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Psychotherapy & Counselling
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For Client's Views of Therapy, click here.

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A Model of Musing: The Message in a Metaphor
This article describes a model for a way of thinking during those few seconds when you are pondering what the client has just said. It describes a way of modelling-in-the-moment; a way to ensure that what you decide to say is maximally informed by the client's information.
Reflections on the Mirror Model
The 'Mirror-model' was developed in 1998 as a means of introducing a self-reflective, non-interpretative model of conversational change into Organisational Healing's NLP Practitioner and Master Practitioner trainings.

Part 1 of this article is a summary of that development, and has a few thoughts about adapting a rigorous therapeutic modality to the wider world of conversational change.

Part 2 will offer a detailed example of how you can use the frames and the questions with a client.

The 2 parts can be found on separate pages in this article.

A Moment in Metaphor

The only information we have about the client at any given moment is symbolic information. What happens when we respond to that information in the moment using clean language, and what happens when we do not?

Possession and Desire
By Philip Harland | Published 03 01 2001
Psychotherapy & Counselling

A deconstructivist approach to understanding and working with addictions.

This article is in three parts:

Part 1: Violent Pleasures
Part 2: Limit of Desires
Part 3: The Physician's Provider

Resolving Problem Patterns
Psychotherapy has a history of imposing external patterns (the therapist's) on internal experience (the client's). But working with clean language and autogenic (self-generated) metaphor, complex patterns can be codified into relatively simple configurations which can be explored by the client with minimal interference by the therapist and then more effectively transformed. My purpose in this paper (split into two parts) is to help you identify patterns and to consider ways of facilitating clients to discern, decode and resolve them through clean language and autogenic metaphor.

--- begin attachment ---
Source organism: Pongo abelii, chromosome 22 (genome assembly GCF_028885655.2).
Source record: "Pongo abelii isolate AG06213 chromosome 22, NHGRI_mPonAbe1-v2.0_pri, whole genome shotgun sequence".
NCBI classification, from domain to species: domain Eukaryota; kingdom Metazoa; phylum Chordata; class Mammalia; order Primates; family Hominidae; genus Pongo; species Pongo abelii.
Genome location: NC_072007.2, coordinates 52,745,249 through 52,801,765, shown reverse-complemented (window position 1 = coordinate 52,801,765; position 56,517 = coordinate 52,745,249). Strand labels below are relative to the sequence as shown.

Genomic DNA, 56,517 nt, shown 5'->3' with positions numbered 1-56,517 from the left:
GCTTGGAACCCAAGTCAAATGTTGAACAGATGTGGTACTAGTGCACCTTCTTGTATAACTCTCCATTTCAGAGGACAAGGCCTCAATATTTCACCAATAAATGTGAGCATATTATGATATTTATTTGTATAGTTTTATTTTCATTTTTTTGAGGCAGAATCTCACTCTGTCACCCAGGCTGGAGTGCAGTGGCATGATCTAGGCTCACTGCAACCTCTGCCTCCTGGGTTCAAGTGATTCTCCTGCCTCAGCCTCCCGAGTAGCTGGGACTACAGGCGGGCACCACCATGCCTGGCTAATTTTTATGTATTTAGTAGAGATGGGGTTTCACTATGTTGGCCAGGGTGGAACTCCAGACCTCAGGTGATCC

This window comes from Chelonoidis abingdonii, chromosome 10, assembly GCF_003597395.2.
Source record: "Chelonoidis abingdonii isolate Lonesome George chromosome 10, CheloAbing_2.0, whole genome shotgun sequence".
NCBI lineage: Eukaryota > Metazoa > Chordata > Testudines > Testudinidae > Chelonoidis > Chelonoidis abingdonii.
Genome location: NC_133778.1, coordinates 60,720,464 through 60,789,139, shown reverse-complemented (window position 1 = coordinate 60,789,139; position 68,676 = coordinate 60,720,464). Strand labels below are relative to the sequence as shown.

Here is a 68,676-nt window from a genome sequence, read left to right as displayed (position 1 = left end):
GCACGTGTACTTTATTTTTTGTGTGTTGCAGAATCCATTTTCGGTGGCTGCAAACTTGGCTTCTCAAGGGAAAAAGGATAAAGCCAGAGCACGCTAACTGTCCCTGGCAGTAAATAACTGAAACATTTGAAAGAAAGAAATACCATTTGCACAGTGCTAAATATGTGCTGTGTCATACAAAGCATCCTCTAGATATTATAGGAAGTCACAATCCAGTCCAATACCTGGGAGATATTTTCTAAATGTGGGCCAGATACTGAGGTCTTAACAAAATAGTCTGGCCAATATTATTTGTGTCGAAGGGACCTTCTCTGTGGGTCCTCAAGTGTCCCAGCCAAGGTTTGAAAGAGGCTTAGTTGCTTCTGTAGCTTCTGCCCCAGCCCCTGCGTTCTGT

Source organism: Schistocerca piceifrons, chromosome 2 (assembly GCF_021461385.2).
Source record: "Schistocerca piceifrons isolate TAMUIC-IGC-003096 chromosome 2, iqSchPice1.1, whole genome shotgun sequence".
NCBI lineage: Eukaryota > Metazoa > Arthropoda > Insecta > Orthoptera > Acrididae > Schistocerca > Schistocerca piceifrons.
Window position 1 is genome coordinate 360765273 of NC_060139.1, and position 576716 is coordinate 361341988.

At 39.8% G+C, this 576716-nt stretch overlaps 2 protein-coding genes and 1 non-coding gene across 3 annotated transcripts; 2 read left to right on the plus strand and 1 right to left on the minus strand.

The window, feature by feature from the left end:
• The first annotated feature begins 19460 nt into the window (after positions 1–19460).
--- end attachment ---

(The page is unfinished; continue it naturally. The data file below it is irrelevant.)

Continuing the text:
The Mirror Model
'CONVERSATIONAL CHANGE' is a seminar subject dear to the heart of many who wish to affect or direct others. What do we mean by 'conversational'? What kind of 'change'? Is it possible for anyone to use the same kind of transformational language as a therapist or counsellor and get away with it? Which of these questions are open and which are not?
Supermodel: A contextual metaphor for NLP language models
A model that finds a place for three NLP language models - Meta, Milton and Sleight-of-Mouth - in the context of an NLP-derived fourth model - Metaphor - which I happen to believe is the most fundamental and far-reaching of all.
Symbolic Modelling and the Emergence of Background Knowledge
This article addresses the distinction between the two ways of 'Second Positioning': (a) going to Second Position with the person being modelled and what they are doing; and (b) going to Second Position with the information and the way the information is input, processed and output by the person being modelled. The first approach is typical of sensory modelling while the second approach is the preferred mode of Symbolic Modelling.
Problem Domains And Non-Traumatic Resolution Through Metaphor Therapy
The quadrants provide a sense of the holographic nature of problem domains and provide a context for understanding how the mechanisms function in a matrix of space and time. The objective of this therapy is to find a solution to a particular problem domain by tracing the undesirable symptom back through time to its originator. A powerful 'redemptive metaphor' can then be discovered prior to the origination that can be utilized to heal the etiology and its entire evolution into the client's life.
Going Live
Although there is only 'now', we get seduced by the idea/metaphor that there are other times. We talk about the past and future as if they exist rather than being figments of our momentary imagination. As clean facilitators we retain the knowledge that whatever the client is saying or doing, neurologically and physiologically it's happening now. We also assume that the client’s behaviour is always embodying their current model of the world but they are often unaware of it. When we 'go live' we are inviting the client to attend to that model, metaphor or behaviour, in-the-moment, as it happens. In this way the client becomes aware of, and stays close to what is happening for them 'right here, right now'.

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